Average UK house prices tickled up by 0.2% in January, says Knight Frank, taking annual growth to +4.3%. Property values in Prime Central London, meanwhile, continued to fall – but the pace of those drops has slowed a bit as demand picks up.
PCL’s average price edged down by 0.3% in January – that’s the smallest drop since last July – leaving the annual change at -6.7%. But transactions here are on the up: Knight Frank reports more done deals in Q4 2016 than in the same period in either 2015 or 2014. The rest of London, however, presents a very mixed localised picture, with outer boroughs seeing the best of the price growth…
Outside of the capital, prime country house values dipped marginally through last year, falling by 0.4% – but again, the market is very localised. Prime regional cities have continued to out-perform the averages, with Oxford (+1.8%), Cheltenham (+7.5%), Bath (+3.5%) and Bristol (+5.5%) worthy of particular note. Knight Frank’s Bristol operation, for example, saw new buyer enquiries jump by 30% in 2016 compared to 2015, with viewing numbers rising by 35% over the same period.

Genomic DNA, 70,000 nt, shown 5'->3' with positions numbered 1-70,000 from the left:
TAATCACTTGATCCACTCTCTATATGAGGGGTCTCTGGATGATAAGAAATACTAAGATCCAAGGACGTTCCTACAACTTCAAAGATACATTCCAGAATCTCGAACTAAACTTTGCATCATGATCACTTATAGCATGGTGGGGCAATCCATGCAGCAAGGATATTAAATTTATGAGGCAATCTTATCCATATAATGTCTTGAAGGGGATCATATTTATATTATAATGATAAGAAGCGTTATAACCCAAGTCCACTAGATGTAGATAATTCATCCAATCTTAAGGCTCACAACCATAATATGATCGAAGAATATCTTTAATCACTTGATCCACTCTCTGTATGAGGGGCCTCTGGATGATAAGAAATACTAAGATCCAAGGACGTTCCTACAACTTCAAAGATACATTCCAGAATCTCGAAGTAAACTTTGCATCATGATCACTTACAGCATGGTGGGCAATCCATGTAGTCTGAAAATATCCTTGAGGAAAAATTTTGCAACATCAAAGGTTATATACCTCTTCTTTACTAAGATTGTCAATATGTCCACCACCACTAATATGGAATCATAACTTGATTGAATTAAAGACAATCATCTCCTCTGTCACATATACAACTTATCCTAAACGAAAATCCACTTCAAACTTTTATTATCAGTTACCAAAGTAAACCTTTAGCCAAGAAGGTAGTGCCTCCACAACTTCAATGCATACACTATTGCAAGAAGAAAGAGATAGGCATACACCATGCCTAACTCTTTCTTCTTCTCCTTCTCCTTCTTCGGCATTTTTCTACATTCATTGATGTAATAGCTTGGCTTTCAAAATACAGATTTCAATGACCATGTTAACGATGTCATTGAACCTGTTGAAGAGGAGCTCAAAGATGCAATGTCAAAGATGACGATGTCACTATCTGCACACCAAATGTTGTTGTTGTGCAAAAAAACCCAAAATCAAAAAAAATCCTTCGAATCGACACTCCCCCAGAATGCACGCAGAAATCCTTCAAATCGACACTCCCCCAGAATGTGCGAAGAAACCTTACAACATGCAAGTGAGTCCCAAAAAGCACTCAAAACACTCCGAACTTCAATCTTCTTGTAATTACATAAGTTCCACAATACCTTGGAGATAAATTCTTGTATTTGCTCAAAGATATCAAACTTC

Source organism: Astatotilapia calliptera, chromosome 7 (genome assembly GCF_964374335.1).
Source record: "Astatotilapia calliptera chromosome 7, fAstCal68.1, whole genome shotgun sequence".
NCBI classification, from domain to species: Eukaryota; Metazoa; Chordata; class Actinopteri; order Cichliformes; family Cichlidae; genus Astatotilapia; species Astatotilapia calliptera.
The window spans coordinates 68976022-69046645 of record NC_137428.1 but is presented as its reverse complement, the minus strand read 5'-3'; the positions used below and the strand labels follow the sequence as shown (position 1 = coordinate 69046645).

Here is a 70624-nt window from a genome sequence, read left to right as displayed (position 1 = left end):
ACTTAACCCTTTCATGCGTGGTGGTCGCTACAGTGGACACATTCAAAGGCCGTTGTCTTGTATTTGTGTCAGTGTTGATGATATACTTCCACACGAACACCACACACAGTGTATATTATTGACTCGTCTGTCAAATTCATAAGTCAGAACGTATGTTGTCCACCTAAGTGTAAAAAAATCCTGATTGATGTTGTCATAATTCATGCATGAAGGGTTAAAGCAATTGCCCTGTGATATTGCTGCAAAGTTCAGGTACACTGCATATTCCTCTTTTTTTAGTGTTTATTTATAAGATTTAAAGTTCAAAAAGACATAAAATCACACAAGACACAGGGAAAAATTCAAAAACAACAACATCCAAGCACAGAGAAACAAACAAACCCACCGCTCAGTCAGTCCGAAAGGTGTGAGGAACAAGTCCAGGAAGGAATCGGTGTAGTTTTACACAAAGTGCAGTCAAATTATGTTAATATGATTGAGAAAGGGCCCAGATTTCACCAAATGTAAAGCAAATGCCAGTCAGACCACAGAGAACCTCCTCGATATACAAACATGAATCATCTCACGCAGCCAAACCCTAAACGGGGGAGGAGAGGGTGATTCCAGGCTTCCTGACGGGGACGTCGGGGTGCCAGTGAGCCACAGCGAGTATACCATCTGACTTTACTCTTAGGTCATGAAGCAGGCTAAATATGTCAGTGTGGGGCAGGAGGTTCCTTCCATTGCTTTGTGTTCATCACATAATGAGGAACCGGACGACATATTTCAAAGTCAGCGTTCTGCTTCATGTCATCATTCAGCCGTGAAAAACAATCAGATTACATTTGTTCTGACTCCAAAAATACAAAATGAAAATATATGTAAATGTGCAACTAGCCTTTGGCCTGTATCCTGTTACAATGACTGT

Turning attentions to stamp duty – which were not touched upon in the government’s recent Housing White Paper – and it appears that the bumpy ride since 2014’s top-end-clobbering reforms might be coming to an end. The Treasury’s SDLT take was on a consistently upward trajectory through the last 12 months, helped in no small part by the 3% surcharge on additional homes.
Deal numbers also picked up towards the end of the year, with buyers and vendors seeming to finally accept – or at least factor in – higher transaction costs in the upper value brackets.
All this – combined with positive news on the wider economy, as the Bank of England raised its economic growth forecasts for the UK for 2017 and 2018 – means that the property sector is looking relatively bright: The Knight Frank/Markit house price sentiment index hit a post-Referendum high in January..